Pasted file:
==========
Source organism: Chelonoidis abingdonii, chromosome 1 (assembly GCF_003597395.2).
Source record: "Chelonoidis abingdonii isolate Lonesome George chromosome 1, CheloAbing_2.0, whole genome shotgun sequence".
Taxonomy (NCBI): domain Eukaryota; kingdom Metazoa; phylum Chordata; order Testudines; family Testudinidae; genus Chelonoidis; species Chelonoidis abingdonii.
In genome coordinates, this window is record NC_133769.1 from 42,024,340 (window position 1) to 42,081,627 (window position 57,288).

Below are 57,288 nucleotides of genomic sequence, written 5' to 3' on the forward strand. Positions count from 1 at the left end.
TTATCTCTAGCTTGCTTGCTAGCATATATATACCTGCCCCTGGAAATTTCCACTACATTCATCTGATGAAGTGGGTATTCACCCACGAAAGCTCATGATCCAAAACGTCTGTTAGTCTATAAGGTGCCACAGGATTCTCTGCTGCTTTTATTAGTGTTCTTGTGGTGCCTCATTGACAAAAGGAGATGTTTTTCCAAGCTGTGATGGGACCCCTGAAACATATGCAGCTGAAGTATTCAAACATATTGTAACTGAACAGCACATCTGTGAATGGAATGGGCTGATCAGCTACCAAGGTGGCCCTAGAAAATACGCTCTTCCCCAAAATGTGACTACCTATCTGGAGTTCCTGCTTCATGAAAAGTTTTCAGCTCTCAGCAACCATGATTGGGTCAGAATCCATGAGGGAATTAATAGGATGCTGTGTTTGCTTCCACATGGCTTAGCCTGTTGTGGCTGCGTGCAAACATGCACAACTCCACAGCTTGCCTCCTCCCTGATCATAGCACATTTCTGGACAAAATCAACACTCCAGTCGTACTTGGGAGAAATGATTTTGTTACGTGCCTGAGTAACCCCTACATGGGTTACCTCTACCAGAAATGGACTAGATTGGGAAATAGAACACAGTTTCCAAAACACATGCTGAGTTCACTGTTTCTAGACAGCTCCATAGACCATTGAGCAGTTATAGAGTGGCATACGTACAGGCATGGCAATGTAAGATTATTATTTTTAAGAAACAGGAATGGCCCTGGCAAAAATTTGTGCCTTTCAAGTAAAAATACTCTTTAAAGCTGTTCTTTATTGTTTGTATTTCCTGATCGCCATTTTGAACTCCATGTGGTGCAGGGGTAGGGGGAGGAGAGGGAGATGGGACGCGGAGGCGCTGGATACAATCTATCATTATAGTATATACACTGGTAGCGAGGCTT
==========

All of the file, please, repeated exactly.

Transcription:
Source organism: Chelonoidis abingdonii, chromosome 1 (assembly GCF_003597395.2).
Source record: "Chelonoidis abingdonii isolate Lonesome George chromosome 1, CheloAbing_2.0, whole genome shotgun sequence".
Taxonomy (NCBI): domain Eukaryota; kingdom Metazoa; phylum Chordata; order Testudines; family Testudinidae; genus Chelonoidis; species Chelonoidis abingdonii.
In genome coordinates, this window is record NC_133769.1 from 42,024,340 (window position 1) to 42,081,627 (window position 57,288).

Below are 57,288 nucleotides of genomic sequence, written 5' to 3' on the forward strand. Positions count from 1 at the left end.
TTATCTCTAGCTTGCTTGCTAGCATATATATACCTGCCCCTGGAAATTTCCACTACATTCATCTGATGAAGTGGGTATTCACCCACGAAAGCTCATGATCCAAAACGTCTGTTAGTCTATAAGGTGCCACAGGATTCTCTGCTGCTTTTATTAGTGTTCTTGTGGTGCCTCATTGACAAAAGGAGATGTTTTTCCAAGCTGTGATGGGACCCCTGAAACATATGCAGCTGAAGTATTCAAACATATTGTAACTGAACAGCACATCTGTGAATGGAATGGGCTGATCAGCTACCAAGGTGGCCCTAGAAAATACGCTCTTCCCCAAAATGTGACTACCTATCTGGAGTTCCTGCTTCATGAAAAGTTTTCAGCTCTCAGCAACCATGATTGGGTCAGAATCCATGAGGGAATTAATAGGATGCTGTGTTTGCTTCCACATGGCTTAGCCTGTTGTGGCTGCGTGCAAACATGCACAACTCCACAGCTTGCCTCCTCCCTGATCATAGCACATTTCTGGACAAAATCAACACTCCAGTCGTACTTGGGAGAAATGATTTTGTTACGTGCCTGAGTAACCCCTACATGGGTTACCTCTACCAGAAATGGACTAGATTGGGAAATAGAACACAGTTTCCAAAACACATGCTGAGTTCACTGTTTCTAGACAGCTCCATAGACCATTGAGCAGTTATAGAGTGGCATACGTACAGGCATGGCAATGTAAGATTATTATTTTTAAGAAACAGGAATGGCCCTGGCAAAAATTTGTGCCTTTCAAGTAAAAATACTCTTTAAAGCTGTTCTTTATTGTTTGTATTTCCTGATCGCCATTTTGAACTCCATGTGGTGCAGGGGTAGGGGGAGGAGAGGGAGATGGGACGCGGAGGCGCTGGATACAATCTATCATTATAGTATATACACTGGTAGCGAGGCTT